Accountant drove BMW at 100mph on motorway hard shoulder
Wajhaht Akhtar, who works at KPMG, says he was 'scared' of another car on the M9.
A KPMG accountant drove a performance BMW at more than 100mph on the hard shoulder of the M9.
Wajhaht Akhtar, 22, said he had been "intimidated" by the occupants of another black BMW when he hit speeds of 120mph on the motorway, Stirling Sheriff Court was told.
He slowed down only slightly, to 100mph, as he undertook other cars by using the hard shoulder, the court heard.
His driving, at 3.20pm on a Saturday afternoon last August, was described as "extraordinarily dangerous".
Traffic police carrying out speed checks near the junction of the M80 and M9 near Stirling recorded the 120mph top speed on a handheld laser as Akhtar's BMW 3 Series 335D went past them.
The car has a listed top speed of over 155mph and sells new at more than £40,000.
Prosecutor Adrian Fraser said the officers followed the BMW as it headed north and between junctions 9 and 10 they could see that it was being driven on the hard shoulder, undertaking other vehicles.
Mr Fraser said: "My understanding is that the police estimated the speed of the accused's vehicle at the time of the undertaking manoeuvre as being over 100mph."
Police eventually managed to catch up with Akhtar and pull him over.
He told officers: "I was doing it out of scaredness. I was trying to get away."
Road traffic lawyer Richard Freeman, defending, said that shortly before police saw him, another black BMW with a driver and passengers in it had come up behind Akhtar and "intimidated" him by driving from lane to lane and pulling alongside him.
Mr Freeman said Akhtar had been scared by the "demeanour" of the occupants of the other BMW.
He said: "This frightened him and that's why he took what he now appreciates was a very stupid decision to try to get away from that vehicle."
'He is not a boy racer. He is not interested in speed. This has brought shame on him. He feels he has let himself down and let his family down.'Lawyer Richard Freeman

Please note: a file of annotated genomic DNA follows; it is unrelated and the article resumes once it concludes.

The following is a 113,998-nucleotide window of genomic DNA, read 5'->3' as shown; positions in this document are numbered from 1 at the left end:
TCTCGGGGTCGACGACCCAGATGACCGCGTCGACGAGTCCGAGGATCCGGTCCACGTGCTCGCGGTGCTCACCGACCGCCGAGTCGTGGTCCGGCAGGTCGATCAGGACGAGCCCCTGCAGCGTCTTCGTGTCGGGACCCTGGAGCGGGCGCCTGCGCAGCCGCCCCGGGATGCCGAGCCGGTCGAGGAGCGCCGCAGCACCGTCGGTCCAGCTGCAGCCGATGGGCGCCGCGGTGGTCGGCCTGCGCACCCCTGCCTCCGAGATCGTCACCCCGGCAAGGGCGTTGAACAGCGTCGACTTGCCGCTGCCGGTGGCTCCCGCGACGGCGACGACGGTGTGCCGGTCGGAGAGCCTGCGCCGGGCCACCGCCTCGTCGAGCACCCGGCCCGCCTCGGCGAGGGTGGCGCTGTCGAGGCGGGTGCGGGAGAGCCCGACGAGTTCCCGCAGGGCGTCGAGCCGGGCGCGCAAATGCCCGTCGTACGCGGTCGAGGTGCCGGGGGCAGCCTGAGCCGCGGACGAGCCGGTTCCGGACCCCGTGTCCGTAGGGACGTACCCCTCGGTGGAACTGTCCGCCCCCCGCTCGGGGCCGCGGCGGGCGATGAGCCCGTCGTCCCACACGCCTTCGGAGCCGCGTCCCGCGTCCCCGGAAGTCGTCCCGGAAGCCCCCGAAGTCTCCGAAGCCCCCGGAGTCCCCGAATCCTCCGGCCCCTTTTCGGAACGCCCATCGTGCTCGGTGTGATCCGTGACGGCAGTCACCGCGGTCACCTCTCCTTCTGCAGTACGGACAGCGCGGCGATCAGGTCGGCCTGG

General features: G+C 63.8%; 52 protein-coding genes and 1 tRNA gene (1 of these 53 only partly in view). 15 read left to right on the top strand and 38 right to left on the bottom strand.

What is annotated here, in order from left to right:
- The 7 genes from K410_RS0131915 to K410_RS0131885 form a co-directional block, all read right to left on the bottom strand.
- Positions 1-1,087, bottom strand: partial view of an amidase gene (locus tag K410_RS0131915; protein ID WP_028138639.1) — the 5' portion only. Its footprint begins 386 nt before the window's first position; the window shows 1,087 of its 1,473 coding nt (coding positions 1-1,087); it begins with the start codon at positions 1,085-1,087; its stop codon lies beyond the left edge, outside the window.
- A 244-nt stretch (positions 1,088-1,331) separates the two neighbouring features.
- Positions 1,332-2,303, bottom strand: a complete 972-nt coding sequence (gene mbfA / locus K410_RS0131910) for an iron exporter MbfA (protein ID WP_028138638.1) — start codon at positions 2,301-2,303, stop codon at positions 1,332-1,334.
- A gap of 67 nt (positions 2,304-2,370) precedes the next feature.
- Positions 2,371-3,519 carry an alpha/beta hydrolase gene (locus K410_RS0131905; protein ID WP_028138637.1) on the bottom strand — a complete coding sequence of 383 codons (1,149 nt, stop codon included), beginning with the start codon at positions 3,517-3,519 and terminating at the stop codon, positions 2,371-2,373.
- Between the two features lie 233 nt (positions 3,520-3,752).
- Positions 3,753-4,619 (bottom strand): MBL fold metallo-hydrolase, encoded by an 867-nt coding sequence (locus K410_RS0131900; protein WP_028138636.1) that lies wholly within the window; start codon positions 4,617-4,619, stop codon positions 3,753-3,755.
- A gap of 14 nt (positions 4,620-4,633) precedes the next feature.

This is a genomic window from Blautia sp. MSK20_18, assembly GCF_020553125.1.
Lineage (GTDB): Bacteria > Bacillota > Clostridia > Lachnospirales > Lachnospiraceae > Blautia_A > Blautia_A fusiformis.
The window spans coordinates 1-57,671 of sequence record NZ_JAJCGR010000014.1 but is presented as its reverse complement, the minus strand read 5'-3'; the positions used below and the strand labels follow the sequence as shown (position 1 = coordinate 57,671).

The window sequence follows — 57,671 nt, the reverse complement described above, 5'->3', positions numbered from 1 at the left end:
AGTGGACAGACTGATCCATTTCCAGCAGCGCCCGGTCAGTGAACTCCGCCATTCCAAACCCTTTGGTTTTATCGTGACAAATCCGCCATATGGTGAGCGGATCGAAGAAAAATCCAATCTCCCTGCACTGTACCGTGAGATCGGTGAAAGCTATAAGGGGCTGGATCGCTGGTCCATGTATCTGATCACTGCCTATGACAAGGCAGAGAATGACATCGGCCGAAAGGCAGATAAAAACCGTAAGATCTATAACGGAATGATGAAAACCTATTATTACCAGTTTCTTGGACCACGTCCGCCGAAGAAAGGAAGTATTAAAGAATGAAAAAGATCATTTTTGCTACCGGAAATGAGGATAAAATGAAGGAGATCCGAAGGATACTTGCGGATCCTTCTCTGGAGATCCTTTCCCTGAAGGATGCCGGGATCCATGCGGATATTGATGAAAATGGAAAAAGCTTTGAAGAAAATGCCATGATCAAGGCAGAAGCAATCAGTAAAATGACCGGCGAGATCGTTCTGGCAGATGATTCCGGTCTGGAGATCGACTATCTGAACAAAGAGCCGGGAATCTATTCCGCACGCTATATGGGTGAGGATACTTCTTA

Mr Freeman added: "He is a married man and an accountant with KPMG in Glasgow, a very high achiever with a BA in accountancy and in the final stages of taking his chartered accountancy exams.
"He is not a boy racer. He is not interested in speed. This has brought shame on him. He feels he has let himself down and let his family down.
"He uses his car to commute to work, he helps out his father, who is a shopkeeper, at the weekends, and he assists old people at his local mosque by giving them a lift home."
Mr Freeman said at the time of the incident, on August 27, 2016, Akhtar had been on his way to visit a restaurant in Perth.
Akhtar, of Bearsden in Glasgow, pleaded guilty to dangerous driving.
Mr Fraser said he "could not confirm or refute" the defence's claims that Akhtar had been trying to get away from a car that had been menacing him.
Sheriff William Gilchrist asked: "Since there were other vehicles there, why didn't he just fit himself in amongst them, where he would have been entirely safe?"
He fined Akhtar £2700, banned him from driving for 21 months and ordered him to resit his test before getting back behind the wheel.
The sheriff said: "Driving at that speed on the hard shoulder was an extraordinarily dangerous thing to do."
Akhtar was granted permission to pay the large fine at £250 a month.
Police Scotland also condemned Akhtar's actions.
Inspector Andrew Thomson, of Forth Valley's road policing unit, said: "Akhtar demonstrated an utter disregard for his own safety and that of other road users.
"There is no doubt that inappropriate speed is one of the most serious road safety problems on Scotland's roads, and causes death and injury to many people each year.
"Police Scotland continues to operate a robust policy in respect of drivers exceeding the speed limit or driving at an inappropriate speed."